Lemma 5.3. Under the assumption , a.s., the following holds:(1)There is a probability measure equivalent to such that is its Radon-Nikodym density.(2)The discounted stock price is a positive local martingale with respect to and is given by where is a standard Brownian motion with respect to .
Remark 5.4. Measure is called the minimal martingale measure.
Remark 5.5. We note that under the measure the stock price satisfies the following equation: and discounted process has the presentation
Remark 5.6. A sufficient condition (Novikov's condition) for the right-hand side of (5.8) to be a martingale is
6. Pricing of Variance Swaps for Local Semi-Markov Stochastic Volatility
A variance swap is a forward contract on annualized variance, the square of the realized volatility. Its payoff at expiration is equal to where is the realized stock variance (quoted in annual terms) over the life of the contract, is the delivery price for variance, and is the notional amount of the swap in dollars per annualized volatility point squared. The holder of a variance swap receives, at expiry, dollars for every point by which the stock's realized variance has exceeded the variance delivery price . See [1, 24].
Pricing a variance forward contract or swap is no different from valuing any other derivative security. The value of a forward contract on future realized variance with strike price is the expected present value of the future payoff in the risk-neutral world: where is the risk-free discount rate corresponding to the expiration date , denotes the expectation with respect to the minimal martingale measure (from now on we use simplier notation instead of ), and is defined in (6.2).
Let us show how we can calculate , where . For that we need to calculate .
The quadratic variation of the martingale by Lemma 3.13 is equal to
Substituting (6.3) into (6.5) and taking the expectation of both parts of (6.7), we obtain that and solving this equation we have Finally, we obtain that In this way, we have obtained the following result (see (6.3)–(6.10)).
Theorem 6.1. The value of a variance swap for local current semi-Markov stochastic volatility is where is defined in (5.2).
7. Pricing of Volatility Swaps for Local Semi-Markov Volatility
Volatility swaps are forward contracts on future realized stock volatility.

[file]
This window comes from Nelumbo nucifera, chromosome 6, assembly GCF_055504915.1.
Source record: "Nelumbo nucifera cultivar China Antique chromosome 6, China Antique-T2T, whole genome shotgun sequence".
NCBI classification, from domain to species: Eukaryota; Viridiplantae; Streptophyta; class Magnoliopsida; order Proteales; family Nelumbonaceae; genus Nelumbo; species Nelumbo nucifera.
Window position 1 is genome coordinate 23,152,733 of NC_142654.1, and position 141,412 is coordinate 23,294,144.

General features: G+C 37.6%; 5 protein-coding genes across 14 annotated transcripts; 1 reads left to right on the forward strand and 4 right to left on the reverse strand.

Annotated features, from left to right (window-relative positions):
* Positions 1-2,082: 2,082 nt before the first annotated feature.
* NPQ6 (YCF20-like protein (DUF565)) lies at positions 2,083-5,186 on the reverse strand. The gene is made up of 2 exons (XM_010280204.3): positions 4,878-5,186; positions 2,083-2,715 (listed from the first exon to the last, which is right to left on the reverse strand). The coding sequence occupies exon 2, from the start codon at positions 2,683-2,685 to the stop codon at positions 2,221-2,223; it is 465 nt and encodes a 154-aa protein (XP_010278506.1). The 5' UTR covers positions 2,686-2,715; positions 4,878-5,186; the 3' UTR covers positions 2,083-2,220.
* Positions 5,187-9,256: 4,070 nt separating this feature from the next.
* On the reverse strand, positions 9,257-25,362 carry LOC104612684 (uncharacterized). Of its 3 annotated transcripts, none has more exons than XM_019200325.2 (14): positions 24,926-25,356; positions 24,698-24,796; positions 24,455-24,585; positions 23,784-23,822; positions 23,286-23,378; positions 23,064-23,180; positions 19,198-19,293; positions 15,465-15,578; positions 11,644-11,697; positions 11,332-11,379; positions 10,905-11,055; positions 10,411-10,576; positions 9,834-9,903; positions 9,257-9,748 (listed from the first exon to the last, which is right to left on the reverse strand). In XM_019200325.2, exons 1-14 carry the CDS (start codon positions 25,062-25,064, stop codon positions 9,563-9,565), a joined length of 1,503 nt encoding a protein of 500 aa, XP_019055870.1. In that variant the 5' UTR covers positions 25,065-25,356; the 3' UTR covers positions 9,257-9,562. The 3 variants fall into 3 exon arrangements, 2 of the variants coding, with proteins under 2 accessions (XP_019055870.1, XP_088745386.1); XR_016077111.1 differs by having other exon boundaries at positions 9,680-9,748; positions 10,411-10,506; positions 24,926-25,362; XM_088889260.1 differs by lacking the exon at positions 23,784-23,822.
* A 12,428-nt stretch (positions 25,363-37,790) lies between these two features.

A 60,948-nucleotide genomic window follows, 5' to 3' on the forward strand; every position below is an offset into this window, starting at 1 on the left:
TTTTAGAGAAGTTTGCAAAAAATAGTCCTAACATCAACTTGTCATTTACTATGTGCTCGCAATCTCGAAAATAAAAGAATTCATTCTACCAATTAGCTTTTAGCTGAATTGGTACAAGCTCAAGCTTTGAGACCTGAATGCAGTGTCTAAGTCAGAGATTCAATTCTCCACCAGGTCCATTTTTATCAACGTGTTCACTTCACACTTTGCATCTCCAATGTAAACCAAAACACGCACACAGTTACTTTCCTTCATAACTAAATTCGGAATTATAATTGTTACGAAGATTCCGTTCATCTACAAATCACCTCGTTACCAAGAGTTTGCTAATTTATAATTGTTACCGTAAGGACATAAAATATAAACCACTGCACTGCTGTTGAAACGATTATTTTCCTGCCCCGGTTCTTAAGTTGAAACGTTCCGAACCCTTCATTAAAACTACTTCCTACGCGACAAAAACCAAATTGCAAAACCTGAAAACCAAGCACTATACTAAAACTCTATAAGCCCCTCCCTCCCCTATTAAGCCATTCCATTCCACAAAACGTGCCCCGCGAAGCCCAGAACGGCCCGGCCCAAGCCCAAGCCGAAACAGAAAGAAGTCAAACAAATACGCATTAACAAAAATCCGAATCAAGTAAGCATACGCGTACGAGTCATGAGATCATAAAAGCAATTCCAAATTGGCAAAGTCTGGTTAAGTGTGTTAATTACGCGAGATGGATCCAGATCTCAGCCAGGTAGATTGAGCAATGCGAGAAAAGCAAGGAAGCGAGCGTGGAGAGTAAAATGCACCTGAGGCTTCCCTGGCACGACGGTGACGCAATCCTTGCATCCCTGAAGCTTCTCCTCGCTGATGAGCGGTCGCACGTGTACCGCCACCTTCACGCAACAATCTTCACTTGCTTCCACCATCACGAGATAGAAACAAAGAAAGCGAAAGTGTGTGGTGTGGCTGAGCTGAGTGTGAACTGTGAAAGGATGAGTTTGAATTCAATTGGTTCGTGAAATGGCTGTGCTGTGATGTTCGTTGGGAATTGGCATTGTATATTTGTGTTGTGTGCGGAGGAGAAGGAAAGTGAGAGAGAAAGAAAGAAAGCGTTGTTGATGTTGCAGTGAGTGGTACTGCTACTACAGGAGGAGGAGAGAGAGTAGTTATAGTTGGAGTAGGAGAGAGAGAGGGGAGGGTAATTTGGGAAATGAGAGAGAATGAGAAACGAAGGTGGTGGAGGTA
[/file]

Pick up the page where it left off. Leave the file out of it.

A stock's volatility is the simplest measure of its risk less or uncertainty. Formally, the volatility is the annualized standard deviation of the stock's returns during the period of interest, where the subscript denotes the observed or “realized’’ volatility for the stock .
The easy way to trade volatility is to use volatility swaps, sometimes called realized volatility forward contracts, because they provide pure exposure to volatility (and only to volatility) (see [1, 19, 20, 24, 25]).
A stock volatility swap is a forward contract on the annualized volatility. Its payoff at expiration is equal to where is the realized stock volatility (quoted in annual terms) over the life of contract, is a stochastic stock volatility, is the annualized volatility delivery price, and is the notional amount of the swap in dollar per annualized volatility point. The holder of a volatility swap receives, at expiry, dollars for every point by which the stock's realized volatility has exceeded the volatility delivery price . The holder is swapping a fixed volatility for the actual (floating) future volatility . We note that usually , where is a converting parameter such as 1 per volatility-square, and is a long-short index ( for long and for short).
Pricing a variance forward contract or swap is no different from valuing any other derivative security. The value of a forward contract on future realized variance with strike price is the expected present value of the future payoff in the risk-neutral world: where is the risk-free discount rate corresponding to the expiration date , denotes the expectation with respect to the minimal martingale measure (from now on we use simplier notation instead of ) and is defined in (7.3).
Thus, for calculating variance swaps we need to know only , namely, mean value of the underlying variance.
To calculate volatility swaps we need more. From  we have the approximation (which uses the second-order Taylor expansion for function ) (see also [19, page 16]): where and is the convexity adjustment.
Thus, to calculate volatility swaps we need both and .
7.1. Pricing of Volatility Swap
As we can see from (7.5), to calculate volatility swaps we need both and .
We have already calculated (see (6.10)). Let us calculate . In this way, we need . Taking into account the expression for we have:
Theorem 7.1. The value of volatility swap for local current semi-Markov stochastic volatility is where is defined in (5.2).
The first author would like to thank the Department of Mathematics, Faculty of Economics, University of Rome 1 “La Sapienza”, Rome, Italy, very much for their hospitality and friendly environment during his June 2009 visit. The research of The first author is supported by NSERC.